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The Vanquished

The Vanquished

Why the First World War Failed to End

Robert Gerwarth

Farrar, Straus and Giroux

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A Times Literary Supplement Best Book of 2016

An epic, groundbreaking account of the ethnic and state violence that followed the end of World War I—conflicts that would shape the course of the twentieth century

For the Western Allies, November 11, 1918, has always been a solemn date—the end of fighting that had destroyed a generation, but also a vindication of a terrible sacrifice with the total collapse of the principal enemies: the German Empire, Austria-Hungary, and the Ottoman Empire. But for much of the rest of Europe this was a day with no meaning, as a continuing, nightmarish series of conflicts engulfed country after country.

In The Vanquished, a highly original and gripping work of history, Robert Gerwarth asks us to think again about the true legacy of the First World War. In large part it was not the fighting on the Western Front that proved so ruinous to Europe’s future, but the devastating aftermath, as countries on both sides of the original conflict were savaged by revolutions, pogroms, mass expulsions, and further major military clashes. In the years immediately after the armistice, millions would die across central, eastern, and southeastern Europe before the Soviet Union and a series of rickety and exhausted small new states would come into being. It was here, in the ruins of Europe, that extreme ideologies such as fascism would take shape and ultimately emerge triumphant.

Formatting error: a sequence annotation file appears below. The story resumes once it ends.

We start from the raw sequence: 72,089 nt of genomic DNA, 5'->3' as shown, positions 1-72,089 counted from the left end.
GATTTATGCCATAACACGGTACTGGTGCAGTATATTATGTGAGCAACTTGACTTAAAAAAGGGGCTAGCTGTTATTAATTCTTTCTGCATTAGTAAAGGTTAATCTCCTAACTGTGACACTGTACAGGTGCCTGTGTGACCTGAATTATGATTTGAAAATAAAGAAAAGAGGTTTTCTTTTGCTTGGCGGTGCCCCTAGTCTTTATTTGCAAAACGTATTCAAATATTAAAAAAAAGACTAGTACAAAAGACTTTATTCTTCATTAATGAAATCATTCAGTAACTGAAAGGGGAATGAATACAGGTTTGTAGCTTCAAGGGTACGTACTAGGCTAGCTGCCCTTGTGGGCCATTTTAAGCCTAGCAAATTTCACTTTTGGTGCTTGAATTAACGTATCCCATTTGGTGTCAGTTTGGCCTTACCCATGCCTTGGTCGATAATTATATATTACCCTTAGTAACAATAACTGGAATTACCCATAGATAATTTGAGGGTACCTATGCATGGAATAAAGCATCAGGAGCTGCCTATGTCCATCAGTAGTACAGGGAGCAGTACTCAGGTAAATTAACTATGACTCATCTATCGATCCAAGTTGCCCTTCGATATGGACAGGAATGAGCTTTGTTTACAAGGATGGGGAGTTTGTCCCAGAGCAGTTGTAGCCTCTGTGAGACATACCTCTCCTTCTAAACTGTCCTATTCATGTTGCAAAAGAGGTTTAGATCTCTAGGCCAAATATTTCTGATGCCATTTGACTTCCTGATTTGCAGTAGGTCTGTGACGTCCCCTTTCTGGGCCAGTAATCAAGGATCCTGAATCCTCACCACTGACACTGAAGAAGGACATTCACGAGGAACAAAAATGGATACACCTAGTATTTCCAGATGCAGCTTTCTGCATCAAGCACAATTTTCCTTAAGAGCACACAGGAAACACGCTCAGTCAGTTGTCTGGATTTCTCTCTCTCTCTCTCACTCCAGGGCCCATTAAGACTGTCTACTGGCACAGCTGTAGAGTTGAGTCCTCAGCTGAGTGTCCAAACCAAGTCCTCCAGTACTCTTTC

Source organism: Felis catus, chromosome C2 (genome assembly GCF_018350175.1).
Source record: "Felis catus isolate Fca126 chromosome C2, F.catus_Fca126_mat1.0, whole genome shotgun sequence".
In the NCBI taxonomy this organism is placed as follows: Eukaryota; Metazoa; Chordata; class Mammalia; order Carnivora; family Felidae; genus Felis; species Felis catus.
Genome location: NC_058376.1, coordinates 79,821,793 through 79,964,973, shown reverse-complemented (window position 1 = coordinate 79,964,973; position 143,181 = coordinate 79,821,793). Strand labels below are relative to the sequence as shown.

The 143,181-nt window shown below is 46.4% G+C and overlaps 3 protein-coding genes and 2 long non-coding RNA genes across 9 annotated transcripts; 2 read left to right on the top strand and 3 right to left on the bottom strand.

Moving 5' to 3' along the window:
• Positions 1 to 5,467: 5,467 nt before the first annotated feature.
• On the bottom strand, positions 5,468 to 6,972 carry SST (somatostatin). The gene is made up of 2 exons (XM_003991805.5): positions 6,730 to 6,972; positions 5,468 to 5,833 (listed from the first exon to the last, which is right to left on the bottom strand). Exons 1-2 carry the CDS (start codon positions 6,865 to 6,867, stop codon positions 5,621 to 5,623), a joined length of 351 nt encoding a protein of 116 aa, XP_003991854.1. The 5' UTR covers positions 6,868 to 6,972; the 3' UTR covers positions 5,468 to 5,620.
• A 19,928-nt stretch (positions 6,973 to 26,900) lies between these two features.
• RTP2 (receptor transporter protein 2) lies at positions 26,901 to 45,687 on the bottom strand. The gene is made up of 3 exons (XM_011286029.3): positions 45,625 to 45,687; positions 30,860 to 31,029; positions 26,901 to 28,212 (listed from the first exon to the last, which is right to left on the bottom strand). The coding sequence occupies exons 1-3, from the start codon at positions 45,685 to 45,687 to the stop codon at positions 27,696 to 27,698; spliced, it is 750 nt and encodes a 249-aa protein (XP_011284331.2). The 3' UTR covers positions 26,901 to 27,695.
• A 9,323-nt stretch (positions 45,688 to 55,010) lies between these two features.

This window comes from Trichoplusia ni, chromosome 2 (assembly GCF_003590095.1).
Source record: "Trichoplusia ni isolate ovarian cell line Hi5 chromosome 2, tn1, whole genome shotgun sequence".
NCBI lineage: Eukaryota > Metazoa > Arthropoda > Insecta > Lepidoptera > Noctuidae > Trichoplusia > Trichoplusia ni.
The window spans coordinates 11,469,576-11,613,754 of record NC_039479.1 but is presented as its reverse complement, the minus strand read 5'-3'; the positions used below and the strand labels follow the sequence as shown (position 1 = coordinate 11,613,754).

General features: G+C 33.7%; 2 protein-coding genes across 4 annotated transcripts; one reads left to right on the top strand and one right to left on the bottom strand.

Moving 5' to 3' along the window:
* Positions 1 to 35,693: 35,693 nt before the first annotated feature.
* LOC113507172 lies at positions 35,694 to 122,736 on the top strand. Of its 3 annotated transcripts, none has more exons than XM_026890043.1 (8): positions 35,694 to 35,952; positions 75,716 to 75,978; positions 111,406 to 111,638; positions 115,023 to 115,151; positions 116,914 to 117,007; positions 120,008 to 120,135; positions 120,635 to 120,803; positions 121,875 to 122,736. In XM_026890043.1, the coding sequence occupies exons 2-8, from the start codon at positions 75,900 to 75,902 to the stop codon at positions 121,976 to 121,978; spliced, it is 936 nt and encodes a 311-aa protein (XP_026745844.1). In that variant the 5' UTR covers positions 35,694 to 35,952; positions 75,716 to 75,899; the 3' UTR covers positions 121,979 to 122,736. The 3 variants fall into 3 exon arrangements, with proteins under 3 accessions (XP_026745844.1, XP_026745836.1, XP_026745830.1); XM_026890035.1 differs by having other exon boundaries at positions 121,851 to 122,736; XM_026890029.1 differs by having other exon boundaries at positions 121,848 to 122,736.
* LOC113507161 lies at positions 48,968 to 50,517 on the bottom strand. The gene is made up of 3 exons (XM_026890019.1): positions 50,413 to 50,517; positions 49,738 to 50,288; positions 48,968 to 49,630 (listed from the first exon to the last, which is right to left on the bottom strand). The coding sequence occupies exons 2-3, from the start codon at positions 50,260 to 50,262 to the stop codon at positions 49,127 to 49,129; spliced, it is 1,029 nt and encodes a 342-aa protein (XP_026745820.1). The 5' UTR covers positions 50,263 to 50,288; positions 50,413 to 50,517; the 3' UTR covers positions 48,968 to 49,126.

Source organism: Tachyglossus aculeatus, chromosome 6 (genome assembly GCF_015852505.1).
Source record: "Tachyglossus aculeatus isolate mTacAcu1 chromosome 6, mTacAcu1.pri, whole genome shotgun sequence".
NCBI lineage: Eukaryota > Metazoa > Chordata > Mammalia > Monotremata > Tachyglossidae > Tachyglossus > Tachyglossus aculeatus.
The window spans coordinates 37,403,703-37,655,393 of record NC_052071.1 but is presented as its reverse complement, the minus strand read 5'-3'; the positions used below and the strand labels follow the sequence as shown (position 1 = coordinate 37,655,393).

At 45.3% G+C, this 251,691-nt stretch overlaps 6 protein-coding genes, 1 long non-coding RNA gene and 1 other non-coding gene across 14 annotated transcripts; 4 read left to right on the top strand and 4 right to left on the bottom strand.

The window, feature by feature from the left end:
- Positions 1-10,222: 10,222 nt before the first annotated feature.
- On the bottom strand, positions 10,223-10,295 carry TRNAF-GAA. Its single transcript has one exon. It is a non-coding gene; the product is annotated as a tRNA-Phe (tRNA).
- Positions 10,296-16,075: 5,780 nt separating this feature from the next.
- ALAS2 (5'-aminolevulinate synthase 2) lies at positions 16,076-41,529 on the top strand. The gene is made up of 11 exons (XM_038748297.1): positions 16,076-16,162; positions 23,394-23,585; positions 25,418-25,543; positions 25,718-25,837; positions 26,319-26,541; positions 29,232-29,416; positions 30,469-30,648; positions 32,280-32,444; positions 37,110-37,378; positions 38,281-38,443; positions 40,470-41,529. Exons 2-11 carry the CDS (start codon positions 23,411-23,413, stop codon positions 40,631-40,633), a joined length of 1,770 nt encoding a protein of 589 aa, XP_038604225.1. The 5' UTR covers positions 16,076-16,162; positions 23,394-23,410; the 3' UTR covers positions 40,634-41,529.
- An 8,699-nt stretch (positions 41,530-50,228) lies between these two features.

As absorbing in its drama as it is unsettling in its analysis, The Vanquished is destined to transform our understanding of not just the First World War but the twentieth century as a whole.

The Times Literary Supplement Books of the Year

EXCERPT

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A Train Journey in Spring


On Easter Sunday 1917 the ‘triumphal march’ of Bolshevism began with a train journey. In the late afternoon of 9 April the Russian Bolshevik, Vladimir Ilyich Ulyanov, his wife and fellow activist Nadezhda...

Reviews

Praise for The Vanquished

“[Gerwarth's] account is both important and timely, and obliges us to reconsider a period and a battle front that has too often been neglected by historians . . . Well-researched and engrossing.” —Margaret MacMillan, The New York Times Book Review

“For many of the Great War's defeated nations and peoples, as Robert Gerwarth shows brilliantly in The Vanquished, the full course of strife and bloodshed ended only in late 1923 . . . Based on a staggering range of primary materials and secondary literature, The Vanquished fills a vast canvas . . . [A] path-breaking study.” —Brendan Simms, The Wall Street Journal

"Utterly fascinating . . . [The Vanquished] probes deeply into an area of this intensely-studied war that comparatively few studies take on at such length and detail . . . The long after-effects of the Great War are painted with comprehensive skill in these pages; it’s an account unlike any other in the crowded field of WWI studies . . . Vital reading, essential for any student of the First World War." —Steve Donoghue, Open Letters Monthly

“This narrative of continent-wide chaos makes it easier to understand why order came to seem a supremely desirable objective in 1930s Europe, trumping freedom . . . it helps us understand why few wars reach tidy conclusions: once a society has suspended its instinctive, social and legal prejudice against killing, it often proves hard to restore.” —Max Hastings, The Sunday Times

“Gerwarth fills The Vanquished with illuminating quotations and stories that pull together a complex narrative about the uneasy peace of the late Twenties and shine a piercing light into darkened corners of history . . . The Vanquished is an unnerving reminder of how stubbornly some geopolitical fault-lines endure.” —Sinclair McKay, The Telegraph